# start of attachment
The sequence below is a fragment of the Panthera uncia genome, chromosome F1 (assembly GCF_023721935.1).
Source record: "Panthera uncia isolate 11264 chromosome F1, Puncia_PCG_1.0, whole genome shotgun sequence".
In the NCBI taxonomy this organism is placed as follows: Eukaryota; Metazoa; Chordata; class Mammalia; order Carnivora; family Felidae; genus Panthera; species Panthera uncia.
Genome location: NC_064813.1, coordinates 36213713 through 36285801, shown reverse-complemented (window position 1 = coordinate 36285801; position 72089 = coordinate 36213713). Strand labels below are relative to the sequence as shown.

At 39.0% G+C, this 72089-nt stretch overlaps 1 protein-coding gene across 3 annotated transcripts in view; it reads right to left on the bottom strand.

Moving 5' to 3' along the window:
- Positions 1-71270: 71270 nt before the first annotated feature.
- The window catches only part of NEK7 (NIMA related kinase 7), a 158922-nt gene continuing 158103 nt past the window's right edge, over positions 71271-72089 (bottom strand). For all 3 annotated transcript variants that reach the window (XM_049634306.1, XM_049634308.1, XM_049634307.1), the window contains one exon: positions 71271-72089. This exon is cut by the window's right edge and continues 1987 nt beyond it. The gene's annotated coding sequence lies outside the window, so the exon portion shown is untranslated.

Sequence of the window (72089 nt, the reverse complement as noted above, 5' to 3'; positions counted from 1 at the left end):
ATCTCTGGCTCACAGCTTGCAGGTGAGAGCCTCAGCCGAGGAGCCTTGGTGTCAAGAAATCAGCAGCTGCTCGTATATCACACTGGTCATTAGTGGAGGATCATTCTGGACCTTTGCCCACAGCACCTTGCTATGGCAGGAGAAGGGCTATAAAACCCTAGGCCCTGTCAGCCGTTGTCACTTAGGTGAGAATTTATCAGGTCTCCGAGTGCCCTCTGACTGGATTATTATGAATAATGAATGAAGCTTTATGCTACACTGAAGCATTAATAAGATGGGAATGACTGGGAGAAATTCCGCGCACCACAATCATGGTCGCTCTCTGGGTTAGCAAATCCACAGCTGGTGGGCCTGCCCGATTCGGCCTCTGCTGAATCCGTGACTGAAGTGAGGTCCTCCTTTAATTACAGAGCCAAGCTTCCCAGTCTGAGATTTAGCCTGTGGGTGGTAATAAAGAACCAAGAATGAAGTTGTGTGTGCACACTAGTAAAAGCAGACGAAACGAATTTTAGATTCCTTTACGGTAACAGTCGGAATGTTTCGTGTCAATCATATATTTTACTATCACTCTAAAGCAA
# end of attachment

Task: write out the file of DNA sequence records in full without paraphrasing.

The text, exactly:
The sequence below is a fragment of the Panthera uncia genome, chromosome F1 (assembly GCF_023721935.1).
Source record: "Panthera uncia isolate 11264 chromosome F1, Puncia_PCG_1.0, whole genome shotgun sequence".
In the NCBI taxonomy this organism is placed as follows: Eukaryota; Metazoa; Chordata; class Mammalia; order Carnivora; family Felidae; genus Panthera; species Panthera uncia.
Genome location: NC_064813.1, coordinates 36213713 through 36285801, shown reverse-complemented (window position 1 = coordinate 36285801; position 72089 = coordinate 36213713). Strand labels below are relative to the sequence as shown.

At 39.0% G+C, this 72089-nt stretch overlaps 1 protein-coding gene across 3 annotated transcripts in view; it reads right to left on the bottom strand.

Moving 5' to 3' along the window:
- Positions 1-71270: 71270 nt before the first annotated feature.
- The window catches only part of NEK7 (NIMA related kinase 7), a 158922-nt gene continuing 158103 nt past the window's right edge, over positions 71271-72089 (bottom strand). For all 3 annotated transcript variants that reach the window (XM_049634306.1, XM_049634308.1, XM_049634307.1), the window contains one exon: positions 71271-72089. This exon is cut by the window's right edge and continues 1987 nt beyond it. The gene's annotated coding sequence lies outside the window, so the exon portion shown is untranslated.

Sequence of the window (72089 nt, the reverse complement as noted above, 5' to 3'; positions counted from 1 at the left end):
ATCTCTGGCTCACAGCTTGCAGGTGAGAGCCTCAGCCGAGGAGCCTTGGTGTCAAGAAATCAGCAGCTGCTCGTATATCACACTGGTCATTAGTGGAGGATCATTCTGGACCTTTGCCCACAGCACCTTGCTATGGCAGGAGAAGGGCTATAAAACCCTAGGCCCTGTCAGCCGTTGTCACTTAGGTGAGAATTTATCAGGTCTCCGAGTGCCCTCTGACTGGATTATTATGAATAATGAATGAAGCTTTATGCTACACTGAAGCATTAATAAGATGGGAATGACTGGGAGAAATTCCGCGCACCACAATCATGGTCGCTCTCTGGGTTAGCAAATCCACAGCTGGTGGGCCTGCCCGATTCGGCCTCTGCTGAATCCGTGACTGAAGTGAGGTCCTCCTTTAATTACAGAGCCAAGCTTCCCAGTCTGAGATTTAGCCTGTGGGTGGTAATAAAGAACCAAGAATGAAGTTGTGTGTGCACACTAGTAAAAGCAGACGAAACGAATTTTAGATTCCTTTACGGTAACAGTCGGAATGTTTCGTGTCAATCATATATTTTACTATCACTCTAAAGCAA